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Mrs. Pearl Buck’s latest volume, "The First Wife and Other Stories," like its predecessors, derives from her knowledge of and feeling for Chinese life. I commend this book to all and sundry for its story content and for its human content. But I commend it also for a third—and to me unexpected—reason: I could not escape the feeling while reading it, that with a slight change of setting and dialogue, these might stand for stories of Jewish life, with particular reference to the conflict between the traditional parent generation and the modern and rebellious child generation. This does not mean either that Jews resemble Chinese or Chinese Jews. It means that the problems common in the relations between Chinese parent and Chinese child are not uncommon in the relations between Jewish parent and Jewish child.

Perhaps an Irish reviewer would find in the same stories of Chinese life a pertinency to Irish life that a Jewish reviewer finds to Jewish life. But, as stories, they are of Chinese life, however wide their application may be, and, as such, to delight in.

There is the sensitively realized story of Teh-tsen, who has been sent abroad by the pooled resources of the family, even to the third cousin, so that he might acquire Western learning and come home to make them all rich, as was his bounden duty. He has returned, after eight years, to find himself at odds with every hallowed Chinese value. He refuses to marry the sluttish peasant to whom his family has betrothed him. He turns vainly for understanding toward his former American teacher. He cannot hope to earn enough with which to repay his relatives’ investment in him. He resents the patriarchal system in whose toils he is trapped. "He speaks of Western customs," says the head of the family. "We did not bid him learn the Western customs, but only the Western books, that he might find a place with higher remuneration. Now he deprives us of grandchildren. He deprives us of anyone to worship our tablets when we have ascended into heaven." And the young man turns finally for refuge to that Eastern solace, opium, in the form of three tablets, in Mrs. Buck’s story the symbol of surrender to the past.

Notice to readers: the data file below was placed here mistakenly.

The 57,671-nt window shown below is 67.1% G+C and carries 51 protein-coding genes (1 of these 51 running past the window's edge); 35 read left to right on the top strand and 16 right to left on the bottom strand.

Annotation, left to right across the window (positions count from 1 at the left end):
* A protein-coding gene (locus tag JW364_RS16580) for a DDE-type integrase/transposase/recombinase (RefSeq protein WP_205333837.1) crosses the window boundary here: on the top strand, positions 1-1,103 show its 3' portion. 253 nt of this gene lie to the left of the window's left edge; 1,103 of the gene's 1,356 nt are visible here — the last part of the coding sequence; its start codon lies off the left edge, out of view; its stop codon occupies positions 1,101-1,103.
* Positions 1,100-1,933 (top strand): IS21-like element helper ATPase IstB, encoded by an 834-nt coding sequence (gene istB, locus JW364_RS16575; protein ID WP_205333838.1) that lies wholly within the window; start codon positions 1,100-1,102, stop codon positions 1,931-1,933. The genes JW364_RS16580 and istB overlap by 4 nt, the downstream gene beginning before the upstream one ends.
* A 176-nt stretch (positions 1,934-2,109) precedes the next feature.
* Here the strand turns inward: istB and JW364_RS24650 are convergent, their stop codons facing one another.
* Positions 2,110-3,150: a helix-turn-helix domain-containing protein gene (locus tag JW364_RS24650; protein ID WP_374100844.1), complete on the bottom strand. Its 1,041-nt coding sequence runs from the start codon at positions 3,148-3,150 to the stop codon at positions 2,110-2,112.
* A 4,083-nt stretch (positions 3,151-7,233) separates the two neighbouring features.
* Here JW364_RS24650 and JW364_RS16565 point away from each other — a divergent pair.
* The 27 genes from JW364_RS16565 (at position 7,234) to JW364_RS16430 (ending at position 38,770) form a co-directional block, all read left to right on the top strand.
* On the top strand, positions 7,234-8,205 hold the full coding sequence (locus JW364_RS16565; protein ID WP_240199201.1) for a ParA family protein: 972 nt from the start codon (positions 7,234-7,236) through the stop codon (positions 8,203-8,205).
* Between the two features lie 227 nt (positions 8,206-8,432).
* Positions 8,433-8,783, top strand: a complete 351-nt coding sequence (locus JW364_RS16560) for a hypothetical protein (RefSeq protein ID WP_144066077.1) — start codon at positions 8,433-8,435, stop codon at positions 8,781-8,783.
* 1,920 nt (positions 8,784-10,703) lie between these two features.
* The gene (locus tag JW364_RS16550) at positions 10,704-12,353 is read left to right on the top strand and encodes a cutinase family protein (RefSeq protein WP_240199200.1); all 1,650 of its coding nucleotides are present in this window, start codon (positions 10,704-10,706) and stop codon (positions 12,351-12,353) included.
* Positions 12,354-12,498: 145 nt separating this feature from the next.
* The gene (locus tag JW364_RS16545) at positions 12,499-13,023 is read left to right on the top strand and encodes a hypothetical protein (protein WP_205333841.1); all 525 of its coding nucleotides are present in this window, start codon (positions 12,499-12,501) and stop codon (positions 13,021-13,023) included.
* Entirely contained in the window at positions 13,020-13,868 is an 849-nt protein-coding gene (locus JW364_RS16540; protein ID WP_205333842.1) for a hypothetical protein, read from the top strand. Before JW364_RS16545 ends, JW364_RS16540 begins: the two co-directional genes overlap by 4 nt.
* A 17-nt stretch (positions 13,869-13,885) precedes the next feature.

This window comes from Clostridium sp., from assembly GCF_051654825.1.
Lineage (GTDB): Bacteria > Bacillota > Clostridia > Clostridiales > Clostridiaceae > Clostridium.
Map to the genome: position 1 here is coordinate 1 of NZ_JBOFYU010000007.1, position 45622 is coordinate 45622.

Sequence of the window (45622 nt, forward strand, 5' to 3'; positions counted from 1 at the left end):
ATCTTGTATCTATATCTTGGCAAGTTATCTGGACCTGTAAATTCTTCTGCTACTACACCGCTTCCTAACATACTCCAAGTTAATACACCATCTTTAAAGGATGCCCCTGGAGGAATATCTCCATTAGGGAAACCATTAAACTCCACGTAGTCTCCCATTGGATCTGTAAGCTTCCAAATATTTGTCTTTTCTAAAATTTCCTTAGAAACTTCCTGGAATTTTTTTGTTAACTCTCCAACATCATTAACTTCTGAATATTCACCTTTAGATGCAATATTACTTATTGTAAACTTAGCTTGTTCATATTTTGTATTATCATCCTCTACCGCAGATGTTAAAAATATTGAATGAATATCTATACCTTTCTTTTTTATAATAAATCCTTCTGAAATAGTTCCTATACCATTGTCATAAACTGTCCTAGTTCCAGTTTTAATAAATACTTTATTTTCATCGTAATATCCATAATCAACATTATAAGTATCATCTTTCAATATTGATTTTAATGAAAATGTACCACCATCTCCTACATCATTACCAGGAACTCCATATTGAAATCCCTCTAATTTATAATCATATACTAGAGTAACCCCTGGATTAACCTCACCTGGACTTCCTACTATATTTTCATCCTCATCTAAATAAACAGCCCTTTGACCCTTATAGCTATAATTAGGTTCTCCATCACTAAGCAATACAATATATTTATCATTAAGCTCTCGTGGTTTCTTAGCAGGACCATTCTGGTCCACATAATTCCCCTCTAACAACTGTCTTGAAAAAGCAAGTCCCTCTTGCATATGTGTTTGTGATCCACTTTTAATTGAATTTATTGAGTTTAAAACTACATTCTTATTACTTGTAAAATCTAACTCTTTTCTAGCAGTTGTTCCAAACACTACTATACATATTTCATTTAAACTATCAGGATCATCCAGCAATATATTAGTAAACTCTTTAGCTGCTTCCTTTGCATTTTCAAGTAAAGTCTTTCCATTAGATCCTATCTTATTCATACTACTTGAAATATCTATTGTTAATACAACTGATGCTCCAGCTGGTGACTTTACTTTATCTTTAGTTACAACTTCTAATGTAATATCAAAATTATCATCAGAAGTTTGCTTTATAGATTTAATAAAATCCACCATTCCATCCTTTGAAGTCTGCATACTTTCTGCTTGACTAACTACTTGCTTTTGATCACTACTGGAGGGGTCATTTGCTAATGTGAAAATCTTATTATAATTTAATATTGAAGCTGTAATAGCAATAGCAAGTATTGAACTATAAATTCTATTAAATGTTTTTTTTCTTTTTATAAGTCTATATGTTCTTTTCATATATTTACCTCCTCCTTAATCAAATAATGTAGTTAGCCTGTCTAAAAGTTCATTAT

"The Old Mother" is a story of particular poignancy. I could wager that Fannie Hurst has already told the Jewish analogue to this Chinese story, wherein an old-fashioned mother finds herself hated and despised in the home of her so-modern son and daughter-in-law. She has grandchildren, but they are modern grandchildren who have been set against her by their parents. The old woman finds the natural habits of a peasant resented and corrected by a brilliant and successful son for whose schooling in the West she had sacrificed everything. In "The First Wife", the title story, we are told what happens when the young husband has returned from the Western schools to a high place in Chinese life: he finds that his simple, dutiful wife, who tries so very hard to please him, cannot, with the greatest efforts, meet the requirements of a wife who is an intellectual equal and companion. In "Repartriated" there is told the tragedy of inter-marriage, and the return of the Frenchwoman to her village home, where, after all, she misses the beauty and the refinement of manners that were inherent in the husband she left because she feared him. (Incidentally, not every one of the stories and sketches has, necessarily, any application to any other kind of life than the Chinese; the flood sketches and those on the Communist risings are purely Chinese.) Those who have read the story of Wang Lung in "The Good Earth" and of Wang’s heirs, in "Sons" may read with pleasure in this volume the seedling of a sketch from which sprouted the two fat novels.

Subtly, in most of these stories, Mrs. Buck expresses her sympathy for the old China as against the new. In such stories as "The First Wife" and "The Old Mother", her feeling is on the side of old values and old loyalties, but without unfairness to the new generation. There is implied in her tales a kind of gentle remonstrance to the raw, new generation: Why won’t you see their side of it? Don’t become too conceited over your new knowledge from the West, which is perhaps not so revolutionary as you may seem to think. Mrs. Buck seems to be on the side rather of the old father who thought that his son should be content with a knowledge of the Four Books instead of wanting to go off after Western knowledge.

Mrs. Buck is a curious person to bear the technical title of Christian missionary to China, in the technical employment of the Presbyterian Board of Foreign Missions. For, it seems, she is rather a missionary from the Chinese to the Western world than a missionary to the heathen Chinee. To her, and in her books, they are not heathen. They are civilized. What they have to teach, in the qualities of character, is superior to what they may have to learn. So, at least, Mrs. Buck thinks, and on that emphasis she has written.

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